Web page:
The C.A.M. Report
Complementary and Alternative Medicine: Fair, Balanced, and to the Point
  • About this web log

    This blog is intended as an objective and dispassionate source of information on the latest CAM research. Since my background is in pharmacy and allopathic medicine, I view all CAM as advancing through the development pipeline to eventually become integrated into mainstream medical practice. Some will succeed while others fail. But all are treated fairly here.

  • About the author

    John Russo, Jr., PharmD, is president of The MedCom Resource, Inc. Previously, he was senior vice president of medical communications at www.Vicus.com, a complementary and alternative medicine website.

  • Common sense considerations

    The material on this weblog is for informational purposes. It is not medical advice or counsel. Be smart, consult your health professional before using CAM.

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    Benefits of exercise in early Parkinson’s disease

     More intense exercise appears to have greater benefits.

    That the conclusion from this study at the University of Southern California, Los Angeles.

    First, the details.

    • 30 people with Parkinson’s disease diagnosed in the past 3 years participated.
    • They had symptoms on one or both sides of the body and no difficulty walking.
    • They were randomly assigned to 3 treatment groups.
      • High-intensity exercise using body weight-supported treadmill training
      • Low-intensity exercise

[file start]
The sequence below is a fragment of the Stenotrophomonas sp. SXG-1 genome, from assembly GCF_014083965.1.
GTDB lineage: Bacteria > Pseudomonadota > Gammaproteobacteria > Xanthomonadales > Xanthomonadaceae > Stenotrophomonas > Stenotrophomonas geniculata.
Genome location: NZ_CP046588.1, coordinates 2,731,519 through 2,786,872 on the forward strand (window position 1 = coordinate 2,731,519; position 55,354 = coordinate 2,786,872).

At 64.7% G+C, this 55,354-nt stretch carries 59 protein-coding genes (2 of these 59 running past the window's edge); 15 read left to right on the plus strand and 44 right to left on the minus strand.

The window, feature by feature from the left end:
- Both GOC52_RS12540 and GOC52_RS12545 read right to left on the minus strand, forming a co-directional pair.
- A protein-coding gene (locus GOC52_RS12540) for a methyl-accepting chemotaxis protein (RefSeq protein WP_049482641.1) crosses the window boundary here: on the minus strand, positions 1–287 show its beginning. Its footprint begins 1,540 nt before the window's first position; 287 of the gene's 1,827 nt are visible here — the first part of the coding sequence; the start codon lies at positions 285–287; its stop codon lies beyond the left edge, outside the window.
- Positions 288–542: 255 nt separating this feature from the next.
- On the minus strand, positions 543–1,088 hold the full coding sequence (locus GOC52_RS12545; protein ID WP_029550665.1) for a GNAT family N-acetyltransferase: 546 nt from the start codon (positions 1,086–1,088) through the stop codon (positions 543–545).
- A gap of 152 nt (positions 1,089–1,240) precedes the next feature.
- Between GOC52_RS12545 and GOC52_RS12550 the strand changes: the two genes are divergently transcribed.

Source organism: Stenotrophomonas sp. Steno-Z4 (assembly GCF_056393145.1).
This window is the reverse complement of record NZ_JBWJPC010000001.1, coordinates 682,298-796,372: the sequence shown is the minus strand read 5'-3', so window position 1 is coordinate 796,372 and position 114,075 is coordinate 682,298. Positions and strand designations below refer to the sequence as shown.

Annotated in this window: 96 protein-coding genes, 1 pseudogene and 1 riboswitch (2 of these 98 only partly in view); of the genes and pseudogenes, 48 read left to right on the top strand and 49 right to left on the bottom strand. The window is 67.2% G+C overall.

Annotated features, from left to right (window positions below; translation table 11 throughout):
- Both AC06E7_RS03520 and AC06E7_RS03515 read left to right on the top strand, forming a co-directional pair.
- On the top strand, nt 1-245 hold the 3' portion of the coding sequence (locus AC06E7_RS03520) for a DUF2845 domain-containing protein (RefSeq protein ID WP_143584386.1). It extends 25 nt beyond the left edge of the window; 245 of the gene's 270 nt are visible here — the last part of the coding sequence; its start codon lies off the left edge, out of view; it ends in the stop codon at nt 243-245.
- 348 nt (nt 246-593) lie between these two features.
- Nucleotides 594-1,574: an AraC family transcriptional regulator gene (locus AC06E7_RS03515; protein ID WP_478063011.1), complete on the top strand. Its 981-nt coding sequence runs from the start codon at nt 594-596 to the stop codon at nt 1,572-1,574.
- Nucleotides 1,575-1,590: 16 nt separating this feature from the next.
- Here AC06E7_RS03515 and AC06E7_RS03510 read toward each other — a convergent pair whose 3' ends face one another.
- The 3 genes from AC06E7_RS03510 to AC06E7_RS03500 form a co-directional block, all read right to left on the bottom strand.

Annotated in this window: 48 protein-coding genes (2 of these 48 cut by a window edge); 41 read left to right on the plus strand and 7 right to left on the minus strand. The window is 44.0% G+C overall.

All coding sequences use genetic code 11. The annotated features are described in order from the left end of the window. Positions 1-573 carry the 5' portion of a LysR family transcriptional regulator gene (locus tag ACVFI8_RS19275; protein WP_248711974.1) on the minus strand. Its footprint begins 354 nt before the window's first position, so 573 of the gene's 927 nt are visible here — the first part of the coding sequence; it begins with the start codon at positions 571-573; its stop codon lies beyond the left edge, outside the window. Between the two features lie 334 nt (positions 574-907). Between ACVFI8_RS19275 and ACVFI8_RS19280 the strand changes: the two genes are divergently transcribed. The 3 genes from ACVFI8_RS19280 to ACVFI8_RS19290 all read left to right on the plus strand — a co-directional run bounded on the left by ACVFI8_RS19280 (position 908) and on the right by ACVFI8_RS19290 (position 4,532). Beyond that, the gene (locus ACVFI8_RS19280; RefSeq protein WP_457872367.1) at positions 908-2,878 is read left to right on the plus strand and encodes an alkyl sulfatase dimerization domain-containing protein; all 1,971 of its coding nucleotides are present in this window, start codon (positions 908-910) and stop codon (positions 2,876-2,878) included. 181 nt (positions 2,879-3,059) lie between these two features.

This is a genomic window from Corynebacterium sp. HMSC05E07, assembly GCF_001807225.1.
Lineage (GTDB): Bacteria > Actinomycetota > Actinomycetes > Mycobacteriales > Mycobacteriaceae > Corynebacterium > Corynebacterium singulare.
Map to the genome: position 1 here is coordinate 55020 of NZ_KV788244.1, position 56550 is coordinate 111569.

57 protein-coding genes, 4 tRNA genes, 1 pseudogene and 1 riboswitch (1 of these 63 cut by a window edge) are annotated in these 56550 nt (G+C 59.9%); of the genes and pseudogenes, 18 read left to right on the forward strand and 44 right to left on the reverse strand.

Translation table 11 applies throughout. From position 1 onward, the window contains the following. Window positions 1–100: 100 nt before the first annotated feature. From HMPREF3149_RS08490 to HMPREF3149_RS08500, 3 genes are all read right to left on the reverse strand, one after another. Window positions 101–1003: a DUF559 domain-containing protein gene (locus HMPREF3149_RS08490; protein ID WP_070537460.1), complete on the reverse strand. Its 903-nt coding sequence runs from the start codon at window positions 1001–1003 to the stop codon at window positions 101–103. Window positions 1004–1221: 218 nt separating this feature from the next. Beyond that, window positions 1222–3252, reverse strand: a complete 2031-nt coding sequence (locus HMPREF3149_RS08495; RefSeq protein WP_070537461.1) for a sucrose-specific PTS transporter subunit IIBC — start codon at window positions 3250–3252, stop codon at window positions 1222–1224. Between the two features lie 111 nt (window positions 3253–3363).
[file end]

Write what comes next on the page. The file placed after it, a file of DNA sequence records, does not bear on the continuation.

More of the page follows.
• A zero-intensity education group
    • The 2 exercise groups completed 24 exercise sessions over 8 weeks.
    • The zero-intensity group completed 6 education classes over 8 weeks.

    And, the results.

    • All groups experienced small improvement in the total score of the Unified Parkinson’s Disease Rating Scale and in the motor section of that scale.
    • Following high-intensity exercise there were increases in gait speed, step and stride length, and hip and ankle joint excursion.
    • Improvements in fast gait and weight distribution during sit-to-stand tasks were also recorded.
    • Improvements were not consistently observed in the low- and zero-intensity groups.
    • The high-intensity group showed lengthening in the cortical silent period — a transient suppression of voluntary muscle activity — after depolarization of nerves following transcranial magnetic stimulation.

    The bottom line?
    The findings suggest dose-dependent benefits of exercise, and that high-intensity exercise can normalize corticomotor [the brain nervous system connection] excitability in early Parkinson’s disease.

    Physical therapist, Heather Cianci from Pennsylvania Hospital in Philadelphia is the author of Parkinson Disease: Fitness Counts. It’s published by The National Parkinson Foundation. I list it here, not because it’s comparable to the exercises used in this study, but as a resource for increasing a patient’s fitness, and improving their ability to do everyday activities.

    It’s a start.

    8/31/08 21:30 JR

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